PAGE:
The objective of this thesis is to develop and demonstrate techniques for self-deployment of origami-based mechanical systems achieved through internal strain-energy storage and release, with special application to medical implant devices. The potential of compliant mechanisms and related origami-based mechanical systems to store strain-energy make them ideal candidates forapplications requiring an actuation or deployment process, such as space system arrays and minimally invasive surgical devices. The objective of this thesis is achieved by first categorizing differentdeployment methods in origami-based, deployable mechanisms and then further exploring the use of strain energy to facilitate actuation in deployable mechanisms. With this understanding inplace, there are opportunities using strain energy to develop new approaches to deploy particular mechanical systems. These origami-based mechanisms have the ability to improve devices in themedical field. This work contributes to the knowledge base of self actuating deployable structures in origami-based mechanical systems by developing design concepts and models for strain energystorage and release. By developing the foundational characteristics for self-actuation, the work will be demonstrated thorough applications in medical implant devices.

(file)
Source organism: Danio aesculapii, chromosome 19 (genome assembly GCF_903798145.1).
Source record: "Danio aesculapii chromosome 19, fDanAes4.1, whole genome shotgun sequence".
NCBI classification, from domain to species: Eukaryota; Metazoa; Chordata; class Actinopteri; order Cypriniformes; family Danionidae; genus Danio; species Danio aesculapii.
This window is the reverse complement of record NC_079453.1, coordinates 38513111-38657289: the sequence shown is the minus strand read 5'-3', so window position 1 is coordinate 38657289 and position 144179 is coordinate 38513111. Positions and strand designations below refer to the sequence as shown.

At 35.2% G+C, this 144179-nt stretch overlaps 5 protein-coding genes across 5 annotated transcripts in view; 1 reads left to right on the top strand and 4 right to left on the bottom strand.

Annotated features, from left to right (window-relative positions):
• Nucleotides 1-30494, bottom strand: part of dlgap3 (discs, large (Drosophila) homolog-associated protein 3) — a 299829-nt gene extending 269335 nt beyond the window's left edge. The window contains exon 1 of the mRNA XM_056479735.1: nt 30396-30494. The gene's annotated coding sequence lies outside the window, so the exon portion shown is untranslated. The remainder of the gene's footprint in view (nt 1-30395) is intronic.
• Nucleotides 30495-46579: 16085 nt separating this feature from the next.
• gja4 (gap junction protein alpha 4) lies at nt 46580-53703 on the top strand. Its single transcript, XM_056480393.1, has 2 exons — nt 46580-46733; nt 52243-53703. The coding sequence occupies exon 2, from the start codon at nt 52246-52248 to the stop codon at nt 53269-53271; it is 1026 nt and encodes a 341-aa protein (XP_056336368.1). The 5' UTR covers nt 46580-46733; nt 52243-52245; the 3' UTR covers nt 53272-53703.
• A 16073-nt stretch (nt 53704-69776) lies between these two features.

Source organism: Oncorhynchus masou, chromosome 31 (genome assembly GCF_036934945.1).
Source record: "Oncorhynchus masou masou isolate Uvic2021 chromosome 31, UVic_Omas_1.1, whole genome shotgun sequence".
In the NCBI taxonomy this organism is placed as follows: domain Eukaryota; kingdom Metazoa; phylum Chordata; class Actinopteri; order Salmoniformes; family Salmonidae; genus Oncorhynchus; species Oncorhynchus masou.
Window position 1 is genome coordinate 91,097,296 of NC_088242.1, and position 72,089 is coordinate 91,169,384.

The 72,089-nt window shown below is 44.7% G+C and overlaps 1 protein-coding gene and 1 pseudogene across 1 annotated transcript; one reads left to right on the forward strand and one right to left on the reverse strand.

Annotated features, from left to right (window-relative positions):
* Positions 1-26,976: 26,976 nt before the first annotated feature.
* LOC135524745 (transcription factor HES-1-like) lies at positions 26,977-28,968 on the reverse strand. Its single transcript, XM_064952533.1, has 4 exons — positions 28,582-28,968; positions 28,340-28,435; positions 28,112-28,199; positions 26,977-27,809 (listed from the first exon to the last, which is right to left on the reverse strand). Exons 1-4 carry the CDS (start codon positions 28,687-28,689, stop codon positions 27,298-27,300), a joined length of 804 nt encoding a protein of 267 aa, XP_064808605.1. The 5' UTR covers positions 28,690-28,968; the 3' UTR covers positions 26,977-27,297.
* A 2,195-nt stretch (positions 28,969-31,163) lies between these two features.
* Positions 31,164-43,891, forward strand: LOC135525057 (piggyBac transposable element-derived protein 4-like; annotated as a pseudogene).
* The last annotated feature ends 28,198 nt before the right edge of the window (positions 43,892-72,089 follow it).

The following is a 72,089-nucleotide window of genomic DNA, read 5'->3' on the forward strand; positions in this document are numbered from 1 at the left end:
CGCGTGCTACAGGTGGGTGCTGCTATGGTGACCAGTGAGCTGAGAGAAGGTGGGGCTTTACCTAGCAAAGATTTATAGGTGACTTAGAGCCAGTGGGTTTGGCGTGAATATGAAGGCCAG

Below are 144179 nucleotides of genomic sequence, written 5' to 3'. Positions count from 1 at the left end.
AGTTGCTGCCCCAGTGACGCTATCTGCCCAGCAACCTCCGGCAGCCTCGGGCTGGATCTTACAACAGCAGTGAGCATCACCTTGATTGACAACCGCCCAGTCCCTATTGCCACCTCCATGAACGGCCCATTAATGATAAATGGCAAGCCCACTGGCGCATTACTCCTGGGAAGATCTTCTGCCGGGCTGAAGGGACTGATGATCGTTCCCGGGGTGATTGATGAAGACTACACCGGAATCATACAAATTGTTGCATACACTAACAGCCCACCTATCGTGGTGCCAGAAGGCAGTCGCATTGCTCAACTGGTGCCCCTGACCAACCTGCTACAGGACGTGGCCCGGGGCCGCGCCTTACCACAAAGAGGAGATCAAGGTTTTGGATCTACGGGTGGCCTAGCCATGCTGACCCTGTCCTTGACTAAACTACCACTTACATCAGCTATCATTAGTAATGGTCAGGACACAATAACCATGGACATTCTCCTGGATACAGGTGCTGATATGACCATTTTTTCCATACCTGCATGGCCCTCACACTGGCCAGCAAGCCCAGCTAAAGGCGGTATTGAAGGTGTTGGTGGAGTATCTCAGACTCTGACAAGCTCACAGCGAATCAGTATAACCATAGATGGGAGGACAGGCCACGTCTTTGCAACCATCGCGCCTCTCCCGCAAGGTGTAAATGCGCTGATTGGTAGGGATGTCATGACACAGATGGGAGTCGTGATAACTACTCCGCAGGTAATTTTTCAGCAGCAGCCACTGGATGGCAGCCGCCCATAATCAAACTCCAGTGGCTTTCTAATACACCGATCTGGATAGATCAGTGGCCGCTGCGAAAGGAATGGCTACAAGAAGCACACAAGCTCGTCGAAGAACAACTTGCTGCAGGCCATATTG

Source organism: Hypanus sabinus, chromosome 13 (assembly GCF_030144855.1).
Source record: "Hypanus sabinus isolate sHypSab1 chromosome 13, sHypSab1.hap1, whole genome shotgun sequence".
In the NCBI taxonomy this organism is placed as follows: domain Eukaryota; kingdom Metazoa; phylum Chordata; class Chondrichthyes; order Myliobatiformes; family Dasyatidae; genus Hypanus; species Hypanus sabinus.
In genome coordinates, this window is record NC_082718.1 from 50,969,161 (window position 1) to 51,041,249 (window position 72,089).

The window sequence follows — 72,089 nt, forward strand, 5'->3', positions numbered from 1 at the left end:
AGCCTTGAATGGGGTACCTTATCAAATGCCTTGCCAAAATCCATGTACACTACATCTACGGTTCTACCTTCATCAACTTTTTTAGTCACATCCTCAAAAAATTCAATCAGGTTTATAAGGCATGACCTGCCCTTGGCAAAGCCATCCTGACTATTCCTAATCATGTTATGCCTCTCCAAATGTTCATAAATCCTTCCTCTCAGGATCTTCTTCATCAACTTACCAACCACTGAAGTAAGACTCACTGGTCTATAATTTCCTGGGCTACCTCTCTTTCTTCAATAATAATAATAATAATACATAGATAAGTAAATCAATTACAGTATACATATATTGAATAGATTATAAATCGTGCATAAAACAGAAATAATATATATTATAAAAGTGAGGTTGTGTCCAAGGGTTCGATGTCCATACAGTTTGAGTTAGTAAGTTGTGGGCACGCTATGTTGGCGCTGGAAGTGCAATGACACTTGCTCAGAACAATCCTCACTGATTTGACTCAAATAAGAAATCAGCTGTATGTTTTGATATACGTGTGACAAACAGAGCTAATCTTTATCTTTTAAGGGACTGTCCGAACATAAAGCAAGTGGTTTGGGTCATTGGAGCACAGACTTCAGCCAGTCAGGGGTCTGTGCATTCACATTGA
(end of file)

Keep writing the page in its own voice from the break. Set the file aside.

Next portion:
College and Department
Ira A. Fulton College of Engineering and Technology; Mechanical Engineering
BYU ScholarsArchive Citation
Wilson, Mary Elizabeth, "Techniques for Using Internal Strain-Energy Storage and Release inOrigami-Based Mechanical Systems" (2019). Theses and Dissertations. 7730.
Mary Elizabeth Wilson, origami-based design, strain-energy, self-deployment